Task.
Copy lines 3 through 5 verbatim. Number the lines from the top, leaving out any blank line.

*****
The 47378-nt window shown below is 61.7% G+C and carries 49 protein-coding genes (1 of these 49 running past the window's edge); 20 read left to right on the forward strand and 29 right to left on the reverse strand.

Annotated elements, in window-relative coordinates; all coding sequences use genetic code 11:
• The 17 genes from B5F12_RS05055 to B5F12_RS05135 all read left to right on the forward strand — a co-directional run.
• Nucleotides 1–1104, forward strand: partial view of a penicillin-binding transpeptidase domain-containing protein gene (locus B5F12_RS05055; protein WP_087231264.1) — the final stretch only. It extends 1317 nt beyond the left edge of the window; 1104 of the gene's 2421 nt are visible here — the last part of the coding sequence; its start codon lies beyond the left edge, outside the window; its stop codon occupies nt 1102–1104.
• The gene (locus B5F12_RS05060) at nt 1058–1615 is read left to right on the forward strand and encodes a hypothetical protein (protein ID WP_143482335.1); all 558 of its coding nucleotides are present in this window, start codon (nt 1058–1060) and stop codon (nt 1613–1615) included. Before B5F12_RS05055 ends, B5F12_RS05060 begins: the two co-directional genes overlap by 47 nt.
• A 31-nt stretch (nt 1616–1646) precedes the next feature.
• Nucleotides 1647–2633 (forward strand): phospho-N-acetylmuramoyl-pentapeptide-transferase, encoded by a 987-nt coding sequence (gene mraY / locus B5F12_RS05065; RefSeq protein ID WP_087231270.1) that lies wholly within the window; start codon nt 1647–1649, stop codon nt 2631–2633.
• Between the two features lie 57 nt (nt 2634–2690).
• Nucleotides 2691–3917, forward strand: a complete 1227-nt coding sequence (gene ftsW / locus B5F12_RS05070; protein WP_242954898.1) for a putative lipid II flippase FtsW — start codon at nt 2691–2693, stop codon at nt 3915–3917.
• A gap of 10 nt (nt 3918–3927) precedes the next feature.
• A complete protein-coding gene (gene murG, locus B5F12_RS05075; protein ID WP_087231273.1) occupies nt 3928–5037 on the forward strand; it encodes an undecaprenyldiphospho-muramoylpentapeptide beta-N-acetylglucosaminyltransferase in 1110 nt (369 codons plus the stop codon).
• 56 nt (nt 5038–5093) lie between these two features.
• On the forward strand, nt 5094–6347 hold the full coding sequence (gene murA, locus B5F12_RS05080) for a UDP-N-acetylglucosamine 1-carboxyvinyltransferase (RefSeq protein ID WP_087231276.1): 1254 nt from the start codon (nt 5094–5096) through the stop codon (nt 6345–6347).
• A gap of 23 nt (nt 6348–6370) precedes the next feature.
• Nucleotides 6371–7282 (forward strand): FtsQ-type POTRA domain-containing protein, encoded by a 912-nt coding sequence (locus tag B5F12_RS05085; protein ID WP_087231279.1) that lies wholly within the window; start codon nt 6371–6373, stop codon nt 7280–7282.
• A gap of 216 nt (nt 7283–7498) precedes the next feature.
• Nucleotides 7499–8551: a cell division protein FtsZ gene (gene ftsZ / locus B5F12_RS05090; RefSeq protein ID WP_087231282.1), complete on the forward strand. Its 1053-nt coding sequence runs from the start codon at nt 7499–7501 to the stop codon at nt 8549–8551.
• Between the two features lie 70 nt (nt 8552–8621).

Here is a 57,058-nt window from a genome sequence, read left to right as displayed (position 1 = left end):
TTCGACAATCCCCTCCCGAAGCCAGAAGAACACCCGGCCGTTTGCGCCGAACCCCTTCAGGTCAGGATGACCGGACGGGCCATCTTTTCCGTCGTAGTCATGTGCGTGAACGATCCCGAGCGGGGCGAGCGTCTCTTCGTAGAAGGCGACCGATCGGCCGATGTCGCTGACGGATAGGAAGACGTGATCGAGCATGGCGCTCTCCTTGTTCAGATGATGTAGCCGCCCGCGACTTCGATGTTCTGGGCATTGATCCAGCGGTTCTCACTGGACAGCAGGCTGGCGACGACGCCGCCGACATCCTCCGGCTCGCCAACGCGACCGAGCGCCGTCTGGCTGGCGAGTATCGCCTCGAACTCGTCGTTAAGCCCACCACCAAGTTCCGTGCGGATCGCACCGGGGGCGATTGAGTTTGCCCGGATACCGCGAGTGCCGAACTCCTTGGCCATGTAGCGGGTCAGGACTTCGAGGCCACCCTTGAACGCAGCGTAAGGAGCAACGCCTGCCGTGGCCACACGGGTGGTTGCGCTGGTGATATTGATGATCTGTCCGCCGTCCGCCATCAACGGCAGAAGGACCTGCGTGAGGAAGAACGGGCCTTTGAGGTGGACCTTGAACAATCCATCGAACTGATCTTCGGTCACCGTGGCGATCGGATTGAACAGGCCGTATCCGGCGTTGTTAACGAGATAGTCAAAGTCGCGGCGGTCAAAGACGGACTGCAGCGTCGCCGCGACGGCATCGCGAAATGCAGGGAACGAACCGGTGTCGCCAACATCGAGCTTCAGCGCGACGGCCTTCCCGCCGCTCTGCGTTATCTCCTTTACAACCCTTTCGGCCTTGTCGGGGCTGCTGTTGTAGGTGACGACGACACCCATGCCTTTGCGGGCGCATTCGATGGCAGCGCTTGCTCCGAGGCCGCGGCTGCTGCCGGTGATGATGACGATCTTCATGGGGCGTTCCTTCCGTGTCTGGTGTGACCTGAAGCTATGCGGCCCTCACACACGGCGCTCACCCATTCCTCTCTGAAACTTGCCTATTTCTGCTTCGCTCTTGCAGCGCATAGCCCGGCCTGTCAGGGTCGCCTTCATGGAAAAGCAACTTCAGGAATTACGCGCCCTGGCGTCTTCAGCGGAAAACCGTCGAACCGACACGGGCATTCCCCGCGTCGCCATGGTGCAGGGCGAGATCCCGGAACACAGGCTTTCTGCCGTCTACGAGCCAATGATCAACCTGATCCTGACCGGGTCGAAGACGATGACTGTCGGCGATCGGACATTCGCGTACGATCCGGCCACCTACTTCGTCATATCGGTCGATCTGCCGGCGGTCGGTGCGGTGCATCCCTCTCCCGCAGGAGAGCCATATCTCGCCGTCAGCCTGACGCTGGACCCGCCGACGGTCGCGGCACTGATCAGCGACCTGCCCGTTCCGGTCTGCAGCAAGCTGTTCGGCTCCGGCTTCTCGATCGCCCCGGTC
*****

• The 17 genes from B5F12_RS05055 to B5F12_RS05135 all read left to right on the forward strand — a co-directional run.
• Nucleotides 1–1104, forward strand: partial view of a penicillin-binding transpeptidase domain-containing protein gene (locus B5F12_RS05055; protein WP_087231264.1) — the final stretch only. It extends 1317 nt beyond the left edge of the window; 1104 of the gene's 2421 nt are visible here — the last part of the coding sequence; its start codon lies beyond the left edge, outside the window; its stop codon occupies nt 1102–1104.
• The gene (locus B5F12_RS05060) at nt 1058–1615 is read left to right on the forward strand and encodes a hypothetical protein (protein ID WP_143482335.1); all 558 of its coding nucleotides are present in this window, start codon (nt 1058–1060) and stop codon (nt 1613–1615) included. Before B5F12_RS05055 ends, B5F12_RS05060 begins: the two co-directional genes overlap by 47 nt.